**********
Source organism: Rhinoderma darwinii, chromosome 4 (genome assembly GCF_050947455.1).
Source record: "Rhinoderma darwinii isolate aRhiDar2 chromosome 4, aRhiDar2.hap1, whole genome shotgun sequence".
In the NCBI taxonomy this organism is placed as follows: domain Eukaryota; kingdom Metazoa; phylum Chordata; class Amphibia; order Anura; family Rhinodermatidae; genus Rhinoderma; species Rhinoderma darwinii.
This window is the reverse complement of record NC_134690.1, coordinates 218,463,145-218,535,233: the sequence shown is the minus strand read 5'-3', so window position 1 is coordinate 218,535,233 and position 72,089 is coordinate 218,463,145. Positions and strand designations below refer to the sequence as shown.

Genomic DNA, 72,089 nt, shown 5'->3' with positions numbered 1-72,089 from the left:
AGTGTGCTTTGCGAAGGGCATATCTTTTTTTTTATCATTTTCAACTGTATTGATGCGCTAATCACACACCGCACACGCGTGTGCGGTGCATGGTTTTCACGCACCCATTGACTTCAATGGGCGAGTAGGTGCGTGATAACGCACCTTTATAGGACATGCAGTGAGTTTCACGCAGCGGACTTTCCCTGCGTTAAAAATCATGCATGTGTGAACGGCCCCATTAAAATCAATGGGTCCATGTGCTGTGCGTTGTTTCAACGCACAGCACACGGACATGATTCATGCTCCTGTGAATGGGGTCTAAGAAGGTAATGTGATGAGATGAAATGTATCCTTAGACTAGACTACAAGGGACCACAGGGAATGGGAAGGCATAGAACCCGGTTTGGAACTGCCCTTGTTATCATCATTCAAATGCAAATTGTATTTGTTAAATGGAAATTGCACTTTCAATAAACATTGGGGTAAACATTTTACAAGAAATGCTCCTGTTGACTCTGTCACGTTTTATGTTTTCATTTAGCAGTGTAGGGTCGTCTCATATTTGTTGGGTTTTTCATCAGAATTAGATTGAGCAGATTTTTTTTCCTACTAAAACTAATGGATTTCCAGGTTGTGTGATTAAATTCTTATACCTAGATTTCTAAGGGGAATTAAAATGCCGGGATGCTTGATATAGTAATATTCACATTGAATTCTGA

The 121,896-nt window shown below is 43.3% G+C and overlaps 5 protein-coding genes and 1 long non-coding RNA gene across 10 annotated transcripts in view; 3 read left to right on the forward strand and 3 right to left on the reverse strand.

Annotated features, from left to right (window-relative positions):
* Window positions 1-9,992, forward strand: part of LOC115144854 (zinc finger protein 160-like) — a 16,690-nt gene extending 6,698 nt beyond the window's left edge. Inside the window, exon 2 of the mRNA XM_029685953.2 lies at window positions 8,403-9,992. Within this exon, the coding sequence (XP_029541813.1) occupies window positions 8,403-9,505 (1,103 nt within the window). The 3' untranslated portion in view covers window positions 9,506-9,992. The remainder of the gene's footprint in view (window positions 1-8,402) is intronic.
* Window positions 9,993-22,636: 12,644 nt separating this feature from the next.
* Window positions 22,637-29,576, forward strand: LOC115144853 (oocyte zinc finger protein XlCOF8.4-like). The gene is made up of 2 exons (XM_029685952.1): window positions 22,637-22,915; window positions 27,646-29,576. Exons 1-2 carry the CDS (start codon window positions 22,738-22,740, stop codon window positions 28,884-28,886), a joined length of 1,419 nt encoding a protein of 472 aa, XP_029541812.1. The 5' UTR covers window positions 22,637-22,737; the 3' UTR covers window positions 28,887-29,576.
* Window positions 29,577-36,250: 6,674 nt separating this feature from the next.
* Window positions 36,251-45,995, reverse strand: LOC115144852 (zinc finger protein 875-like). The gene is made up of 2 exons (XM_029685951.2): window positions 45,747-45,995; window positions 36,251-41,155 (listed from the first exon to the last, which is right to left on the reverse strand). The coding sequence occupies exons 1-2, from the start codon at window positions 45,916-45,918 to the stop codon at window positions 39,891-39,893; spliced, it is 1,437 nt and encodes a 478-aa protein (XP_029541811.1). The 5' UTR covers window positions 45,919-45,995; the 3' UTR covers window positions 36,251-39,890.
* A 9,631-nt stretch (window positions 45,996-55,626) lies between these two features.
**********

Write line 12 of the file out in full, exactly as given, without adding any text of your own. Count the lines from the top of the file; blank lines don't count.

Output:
* Window positions 29,577-36,250: 6,674 nt separating this feature from the next.